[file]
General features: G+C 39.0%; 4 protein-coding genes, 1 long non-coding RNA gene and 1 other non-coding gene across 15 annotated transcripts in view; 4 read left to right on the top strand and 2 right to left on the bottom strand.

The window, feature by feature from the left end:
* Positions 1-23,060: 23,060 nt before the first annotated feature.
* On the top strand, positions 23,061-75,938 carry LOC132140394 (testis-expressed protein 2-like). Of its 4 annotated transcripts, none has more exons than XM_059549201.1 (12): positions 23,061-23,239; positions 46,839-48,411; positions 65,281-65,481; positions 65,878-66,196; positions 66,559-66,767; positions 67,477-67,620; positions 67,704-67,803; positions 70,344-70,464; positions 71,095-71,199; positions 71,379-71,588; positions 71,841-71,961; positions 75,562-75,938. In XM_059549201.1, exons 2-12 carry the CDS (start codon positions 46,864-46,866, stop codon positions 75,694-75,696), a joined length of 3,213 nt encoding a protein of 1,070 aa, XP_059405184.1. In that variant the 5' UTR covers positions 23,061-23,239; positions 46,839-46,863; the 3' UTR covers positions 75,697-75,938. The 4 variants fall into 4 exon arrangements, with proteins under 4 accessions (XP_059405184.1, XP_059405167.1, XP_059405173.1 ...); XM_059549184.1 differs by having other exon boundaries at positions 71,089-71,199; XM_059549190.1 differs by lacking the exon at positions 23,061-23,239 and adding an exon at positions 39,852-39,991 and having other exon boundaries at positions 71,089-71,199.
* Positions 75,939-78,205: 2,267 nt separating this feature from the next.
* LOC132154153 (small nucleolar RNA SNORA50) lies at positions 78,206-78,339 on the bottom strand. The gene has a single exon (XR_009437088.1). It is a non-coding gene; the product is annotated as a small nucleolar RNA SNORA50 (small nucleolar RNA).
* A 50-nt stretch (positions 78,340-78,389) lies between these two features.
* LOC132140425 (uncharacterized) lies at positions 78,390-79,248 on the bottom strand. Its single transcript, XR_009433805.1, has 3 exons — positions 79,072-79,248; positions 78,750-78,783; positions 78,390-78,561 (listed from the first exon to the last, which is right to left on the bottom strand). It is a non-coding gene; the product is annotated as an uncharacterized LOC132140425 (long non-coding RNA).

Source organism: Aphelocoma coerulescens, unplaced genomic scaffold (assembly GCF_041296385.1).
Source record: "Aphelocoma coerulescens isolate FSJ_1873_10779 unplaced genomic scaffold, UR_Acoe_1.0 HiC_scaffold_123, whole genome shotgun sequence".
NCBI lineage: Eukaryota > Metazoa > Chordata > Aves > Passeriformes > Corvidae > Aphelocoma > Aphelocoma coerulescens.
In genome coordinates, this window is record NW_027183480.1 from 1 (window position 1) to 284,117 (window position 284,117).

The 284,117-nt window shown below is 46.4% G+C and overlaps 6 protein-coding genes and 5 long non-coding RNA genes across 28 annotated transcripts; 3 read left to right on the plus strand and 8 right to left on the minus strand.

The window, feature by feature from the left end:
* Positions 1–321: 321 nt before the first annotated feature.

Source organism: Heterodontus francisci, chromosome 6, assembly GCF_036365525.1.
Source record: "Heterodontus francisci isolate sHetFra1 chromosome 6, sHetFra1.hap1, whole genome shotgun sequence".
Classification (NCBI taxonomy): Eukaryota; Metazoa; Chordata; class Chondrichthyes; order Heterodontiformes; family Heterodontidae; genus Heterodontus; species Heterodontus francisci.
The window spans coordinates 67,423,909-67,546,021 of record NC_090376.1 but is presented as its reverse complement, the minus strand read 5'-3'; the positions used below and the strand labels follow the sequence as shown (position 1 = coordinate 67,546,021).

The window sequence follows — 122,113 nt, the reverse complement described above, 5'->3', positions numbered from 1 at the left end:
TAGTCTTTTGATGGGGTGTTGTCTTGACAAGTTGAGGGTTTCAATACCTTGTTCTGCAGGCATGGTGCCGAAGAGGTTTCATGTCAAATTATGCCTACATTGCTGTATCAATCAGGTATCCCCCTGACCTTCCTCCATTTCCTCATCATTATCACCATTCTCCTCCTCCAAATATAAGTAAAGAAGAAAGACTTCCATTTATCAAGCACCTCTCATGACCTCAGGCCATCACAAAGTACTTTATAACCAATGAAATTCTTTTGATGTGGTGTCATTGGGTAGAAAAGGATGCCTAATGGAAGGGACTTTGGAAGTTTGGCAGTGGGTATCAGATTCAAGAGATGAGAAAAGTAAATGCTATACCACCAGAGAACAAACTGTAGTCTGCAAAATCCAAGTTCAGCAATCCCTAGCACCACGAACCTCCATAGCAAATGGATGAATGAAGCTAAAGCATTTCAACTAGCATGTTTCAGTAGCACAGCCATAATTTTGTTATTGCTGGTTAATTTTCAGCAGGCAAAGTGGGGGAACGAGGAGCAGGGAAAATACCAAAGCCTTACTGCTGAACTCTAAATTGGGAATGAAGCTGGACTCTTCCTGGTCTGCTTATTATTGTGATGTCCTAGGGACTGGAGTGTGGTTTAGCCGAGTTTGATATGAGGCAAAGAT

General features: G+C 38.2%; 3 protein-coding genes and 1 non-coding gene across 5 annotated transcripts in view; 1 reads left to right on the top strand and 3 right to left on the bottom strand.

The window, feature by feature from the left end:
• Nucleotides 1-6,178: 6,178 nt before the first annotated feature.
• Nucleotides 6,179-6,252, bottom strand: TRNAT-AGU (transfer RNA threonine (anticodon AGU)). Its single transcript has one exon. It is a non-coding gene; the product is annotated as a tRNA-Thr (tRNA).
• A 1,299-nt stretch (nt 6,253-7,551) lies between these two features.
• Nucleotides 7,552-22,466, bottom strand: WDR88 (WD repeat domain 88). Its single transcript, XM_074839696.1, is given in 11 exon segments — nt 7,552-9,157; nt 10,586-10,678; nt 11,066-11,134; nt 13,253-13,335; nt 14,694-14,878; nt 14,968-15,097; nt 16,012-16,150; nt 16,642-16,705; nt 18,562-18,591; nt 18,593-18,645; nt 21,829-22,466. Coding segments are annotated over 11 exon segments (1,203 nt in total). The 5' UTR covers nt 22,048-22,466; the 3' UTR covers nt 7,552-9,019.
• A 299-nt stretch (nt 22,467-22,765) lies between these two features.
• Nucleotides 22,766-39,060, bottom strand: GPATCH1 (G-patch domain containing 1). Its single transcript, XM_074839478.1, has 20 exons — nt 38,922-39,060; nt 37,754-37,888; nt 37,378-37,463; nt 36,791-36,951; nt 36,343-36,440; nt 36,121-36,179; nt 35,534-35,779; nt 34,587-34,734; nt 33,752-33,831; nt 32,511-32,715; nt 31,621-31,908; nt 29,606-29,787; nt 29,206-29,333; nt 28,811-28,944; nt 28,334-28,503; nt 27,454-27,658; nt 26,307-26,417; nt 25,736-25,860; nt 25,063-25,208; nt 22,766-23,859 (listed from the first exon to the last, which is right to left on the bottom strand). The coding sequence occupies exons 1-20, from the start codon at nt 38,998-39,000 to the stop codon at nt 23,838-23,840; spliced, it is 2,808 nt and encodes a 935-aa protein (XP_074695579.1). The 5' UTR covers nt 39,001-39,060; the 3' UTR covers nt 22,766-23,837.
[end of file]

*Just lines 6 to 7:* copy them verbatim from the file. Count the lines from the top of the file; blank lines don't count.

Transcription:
* LOC132154153 (small nucleolar RNA SNORA50) lies at positions 78,206-78,339 on the bottom strand. The gene has a single exon (XR_009437088.1). It is a non-coding gene; the product is annotated as a small nucleolar RNA SNORA50 (small nucleolar RNA).
* A 50-nt stretch (positions 78,340-78,389) lies between these two features.